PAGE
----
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The Student News Site of Stony Brook University

The Statesman

The Student News Site of Stony Brook University

The Statesman

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    TV Writer’s Strike Survival Guide

    On Nov. 5, the Writer’s Guild of America launched their first strike since 1988. Shows like The Daily Show with John Stewart and the Late Show with David Letterman immediately stopped production, and primetime network shows have been put in jeopardy if the strike is prolonged; the last strike lasted about five months, so it’s a serious possibility.

    But when television does eventually return, there is a huge cache of gems that should warrant your attention. Here are just a few:

    ‘Chuck’ (Mondays, 8p-9p on NBC)

    The best way to describe ‘Chuck’ is to picture ‘Mr. and Mrs. Smith’ as a television show. ‘Chuck’ flawlessly combines action with comedy, and does a splendid job with character development. Zach Levi stars as Chuck Bartowski, a part time worker at the Best Buy rip-off, aptly titled Buy More. He has been exposed to all of the country’s biggest secrets after a friend sends him an email in a heroic and last-ditch effort, and now he and partners Sarah Walker from the CIA and John Casey from the NSA romp around trying to save the world from all kinds of evil. The show doesn’t try to be ’24’-esque in mimicking reality, but successfully combines just the right amount of reality and fiction.

    The strike’s impact: There are six scripts waiting in the wings for Chuck, giving producers-and viewers-a solid month before the show faces trouble.

    ‘House’ (Tuesdays, 9p-10p on Fox)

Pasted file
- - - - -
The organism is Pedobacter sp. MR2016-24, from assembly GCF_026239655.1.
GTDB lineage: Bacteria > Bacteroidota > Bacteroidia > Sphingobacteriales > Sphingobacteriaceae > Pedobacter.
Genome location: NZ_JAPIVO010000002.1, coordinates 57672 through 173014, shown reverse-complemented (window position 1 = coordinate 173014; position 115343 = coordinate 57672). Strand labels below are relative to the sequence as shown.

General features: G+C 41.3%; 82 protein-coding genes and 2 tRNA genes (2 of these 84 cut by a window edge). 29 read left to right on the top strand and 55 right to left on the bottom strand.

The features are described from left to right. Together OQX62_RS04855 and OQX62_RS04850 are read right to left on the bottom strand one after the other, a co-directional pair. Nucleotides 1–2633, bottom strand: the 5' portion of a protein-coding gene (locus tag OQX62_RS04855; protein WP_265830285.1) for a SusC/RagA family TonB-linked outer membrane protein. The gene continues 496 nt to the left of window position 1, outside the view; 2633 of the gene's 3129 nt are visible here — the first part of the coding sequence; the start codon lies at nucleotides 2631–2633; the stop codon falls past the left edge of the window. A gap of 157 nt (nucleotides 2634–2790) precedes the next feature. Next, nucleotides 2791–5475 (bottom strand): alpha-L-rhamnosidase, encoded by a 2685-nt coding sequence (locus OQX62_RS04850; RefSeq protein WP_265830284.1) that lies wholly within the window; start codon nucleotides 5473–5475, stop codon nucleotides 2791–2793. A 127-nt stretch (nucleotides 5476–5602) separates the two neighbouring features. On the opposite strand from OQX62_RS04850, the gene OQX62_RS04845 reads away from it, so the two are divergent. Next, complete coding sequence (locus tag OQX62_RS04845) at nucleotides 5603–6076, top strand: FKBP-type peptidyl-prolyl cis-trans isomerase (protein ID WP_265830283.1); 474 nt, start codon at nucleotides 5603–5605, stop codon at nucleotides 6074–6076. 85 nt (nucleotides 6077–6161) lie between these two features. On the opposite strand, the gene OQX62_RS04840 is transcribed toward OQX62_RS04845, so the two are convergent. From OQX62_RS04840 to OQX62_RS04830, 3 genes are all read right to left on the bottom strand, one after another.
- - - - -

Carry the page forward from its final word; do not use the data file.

In the hierarchy of medical shows, House ranks near the top in terms of seriousness; it’s well ahead of Scrubs (see below) and Grey’s Anatomy, but behind the likes of ER. And it ranks near, if not at, the top in terms of quality. Hugh Laurie is award-winningly good, and the show has managed to squeeze Kal Pen of Harold and Kumar fame into the script, adding to the already substantial comic relief. The hospital is plagued with more unpronounceable diseases than I ever knew existed, but the action and intrigue is more than captivating.

    The strike’s impact: House has five or six episodes on hold.

    NBC Thursdays (8:30p-10p)

    Rather than write separate entries for each show, I will cover 3 particular comedies with one fell swoop. First is ’30 Rock,’ Tina Fay’s follow-up to her ‘SNL’ career about her ‘SNL’ career. She plays the lead writer on a weekly sketch comedy show, with Alec Baldwin playing her overbearing and overtly republican boss. The show is comedic gold, and the acting is spot on. Following ’30 Rock’ is ‘The Office.’ It follows the antics of a dozen or so office workers for the fictitious paper company Dunder Mifflin, headed by the Scranton branch manager Michael Scott (Steve Carrell). Shot as a mockumentary, a lack of a soundtrack and well-timed pauses make ‘The Office’ unique and hilarious TV. And last is the veteran comedy series ‘Scrubs.’ The show is one part House, three parts Friends, combining a medical show with side-splitting humor. Zach Braff stars as J.D, a doctor who, with the help of an especially strong supporting cast, runs amuck in their hospital.

    The Strike’s impact: Production has been shut down on the show, but there are five unscreened episodes available to NBC. The Office may up their sick days sooner: NBC reports only 2 or 3 half-hour episodes that are ready. Scrubs, which is in its seventh and final season, has not released info about the number of episodes left.

    For additional coverage on the November sweeps season, and the effect that the strike will have, go to the Statesman website at www.sbstatesman.org.

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